The way back requires a sacrifice. You cannot have everything in the present. The road to mastery requires patience. You will have to keep your focus on five or ten years down the road, when you will reap the rewards of your efforts. The process of getting there, however, is full of challenges and pleasures. Make your return to the path a resolution you set for yourself, and then tell others about it. It becomes a matter of shame and embarrassment to deviate from this path. In the end, the money and success that truly last come not to those who focus on such things as goals, but rather to those who focus on mastery and fulfilling their Life’s Task.

REVERSAL

Some people do not become aware of inclinations or future career paths in their childhood, but instead are made painfully aware of their limitations. They are not good at what others seem to find easy or manageable. The idea of a calling in life is alien to them. In some cases they internalize the judgments and criticisms of others, and come to see themselves as essentially deficient. If they are not careful, this can become a self-fulfilling prophecy.

Nobody faced this fate more powerfully than Temple Grandin. In 1950, at the age of three, she was diagnosed with autism. She had yet to make any progress in learning language, and it was thought that this would remain her condition—and that she would need to be institutionalized her entire life. But her mother wanted to try one last option before giving up: she sent Temple to a speech therapist, who miraculously, slowly managed to teach her language, which allowed her to attend school and begin to learn what other children were learning.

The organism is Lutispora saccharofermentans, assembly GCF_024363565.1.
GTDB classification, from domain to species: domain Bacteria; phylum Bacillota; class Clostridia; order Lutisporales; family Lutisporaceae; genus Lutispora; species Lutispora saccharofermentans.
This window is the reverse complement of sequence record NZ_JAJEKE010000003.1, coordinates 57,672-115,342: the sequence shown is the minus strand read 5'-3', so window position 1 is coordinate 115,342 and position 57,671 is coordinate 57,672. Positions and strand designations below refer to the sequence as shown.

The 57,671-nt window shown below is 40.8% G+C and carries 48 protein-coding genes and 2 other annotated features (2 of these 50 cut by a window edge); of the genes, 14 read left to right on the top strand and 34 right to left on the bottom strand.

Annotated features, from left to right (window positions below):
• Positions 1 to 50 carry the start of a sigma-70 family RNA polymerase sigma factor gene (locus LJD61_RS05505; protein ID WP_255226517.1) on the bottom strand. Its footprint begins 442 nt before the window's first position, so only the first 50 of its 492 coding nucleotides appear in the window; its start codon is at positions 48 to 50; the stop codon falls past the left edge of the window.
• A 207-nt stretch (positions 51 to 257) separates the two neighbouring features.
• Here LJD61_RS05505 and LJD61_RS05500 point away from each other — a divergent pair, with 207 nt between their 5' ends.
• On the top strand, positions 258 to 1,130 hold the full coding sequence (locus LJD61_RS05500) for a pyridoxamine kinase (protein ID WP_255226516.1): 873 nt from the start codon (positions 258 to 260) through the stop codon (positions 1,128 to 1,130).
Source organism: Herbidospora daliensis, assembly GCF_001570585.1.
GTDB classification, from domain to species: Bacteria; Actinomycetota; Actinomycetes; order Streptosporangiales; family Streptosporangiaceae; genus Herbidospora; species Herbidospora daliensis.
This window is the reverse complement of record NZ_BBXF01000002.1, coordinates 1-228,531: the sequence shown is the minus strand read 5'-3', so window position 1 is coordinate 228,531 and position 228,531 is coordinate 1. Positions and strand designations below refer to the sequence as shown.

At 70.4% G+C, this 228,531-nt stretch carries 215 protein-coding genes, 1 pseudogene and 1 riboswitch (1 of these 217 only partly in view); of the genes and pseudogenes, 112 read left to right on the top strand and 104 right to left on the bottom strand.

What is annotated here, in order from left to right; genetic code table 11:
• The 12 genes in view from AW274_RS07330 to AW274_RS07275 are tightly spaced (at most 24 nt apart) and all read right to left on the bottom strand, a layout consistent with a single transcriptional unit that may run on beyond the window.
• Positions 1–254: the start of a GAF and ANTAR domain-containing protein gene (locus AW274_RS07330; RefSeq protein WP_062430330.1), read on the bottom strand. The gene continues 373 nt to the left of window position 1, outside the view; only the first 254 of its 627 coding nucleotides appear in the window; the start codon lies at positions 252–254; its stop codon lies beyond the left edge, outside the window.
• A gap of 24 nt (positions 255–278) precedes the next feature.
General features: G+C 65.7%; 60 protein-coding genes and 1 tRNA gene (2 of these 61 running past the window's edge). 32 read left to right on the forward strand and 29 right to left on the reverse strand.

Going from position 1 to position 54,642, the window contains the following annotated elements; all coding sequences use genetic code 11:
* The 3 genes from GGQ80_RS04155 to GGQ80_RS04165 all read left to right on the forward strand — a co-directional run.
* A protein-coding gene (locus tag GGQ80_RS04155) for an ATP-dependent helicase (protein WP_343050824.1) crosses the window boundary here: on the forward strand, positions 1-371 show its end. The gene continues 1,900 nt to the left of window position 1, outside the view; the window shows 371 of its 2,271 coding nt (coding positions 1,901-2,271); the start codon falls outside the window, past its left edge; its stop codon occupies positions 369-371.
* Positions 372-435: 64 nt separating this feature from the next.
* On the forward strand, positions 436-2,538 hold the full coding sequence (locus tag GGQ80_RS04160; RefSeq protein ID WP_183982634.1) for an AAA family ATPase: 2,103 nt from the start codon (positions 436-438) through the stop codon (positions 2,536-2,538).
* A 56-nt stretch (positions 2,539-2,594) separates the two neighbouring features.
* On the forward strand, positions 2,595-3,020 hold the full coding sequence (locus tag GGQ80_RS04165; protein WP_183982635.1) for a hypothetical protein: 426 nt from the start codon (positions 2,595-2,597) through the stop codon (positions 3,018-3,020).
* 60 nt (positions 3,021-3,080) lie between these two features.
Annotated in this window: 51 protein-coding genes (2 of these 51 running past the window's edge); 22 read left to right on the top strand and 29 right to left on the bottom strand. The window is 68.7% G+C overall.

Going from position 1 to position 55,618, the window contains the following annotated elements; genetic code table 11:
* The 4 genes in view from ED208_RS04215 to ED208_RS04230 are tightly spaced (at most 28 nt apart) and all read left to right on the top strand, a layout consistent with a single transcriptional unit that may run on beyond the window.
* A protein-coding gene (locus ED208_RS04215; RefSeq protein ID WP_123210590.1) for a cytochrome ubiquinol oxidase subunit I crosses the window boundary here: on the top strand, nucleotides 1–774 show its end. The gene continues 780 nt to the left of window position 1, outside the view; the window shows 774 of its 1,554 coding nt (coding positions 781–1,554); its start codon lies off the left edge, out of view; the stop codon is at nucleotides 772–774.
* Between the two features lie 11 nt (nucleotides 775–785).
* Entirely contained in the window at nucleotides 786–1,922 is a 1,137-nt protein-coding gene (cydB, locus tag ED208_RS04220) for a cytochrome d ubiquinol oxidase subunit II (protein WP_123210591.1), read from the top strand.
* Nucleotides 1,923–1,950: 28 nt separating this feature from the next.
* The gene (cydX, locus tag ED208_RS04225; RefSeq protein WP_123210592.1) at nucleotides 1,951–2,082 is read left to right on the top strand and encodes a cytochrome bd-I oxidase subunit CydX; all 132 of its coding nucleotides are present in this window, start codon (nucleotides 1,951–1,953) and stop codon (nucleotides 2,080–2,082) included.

Despite this improvement, Temple’s future appeared limited at best. Her mind functioned in a different way—she thought in terms of images, not words. In order to learn a word she had to be able to picture it in her mind. This made it hard to understand abstract words or learn mathematics. She was also not good at socializing with other children, who often made fun of her for her differences. With such learning disabilities, what could she hope to do in life beyond some kind of menial job? To make matters worse, she had an extremely active mind, and without something to concentrate on, she would give in to feelings of intense anxiety.

Whenever she felt troubled, Temple instinctively retreated to two activities that were comfortable to her: interacting with animals and building things with her hands. With animals, particularly horses, she had an uncanny ability to sense their feelings and thoughts. She became an expert horseback rider. Because she tended to think first in images, when it came to making things with her hands (like sewing or woodwork), she could envision the finished product in her mind and then easily put it together.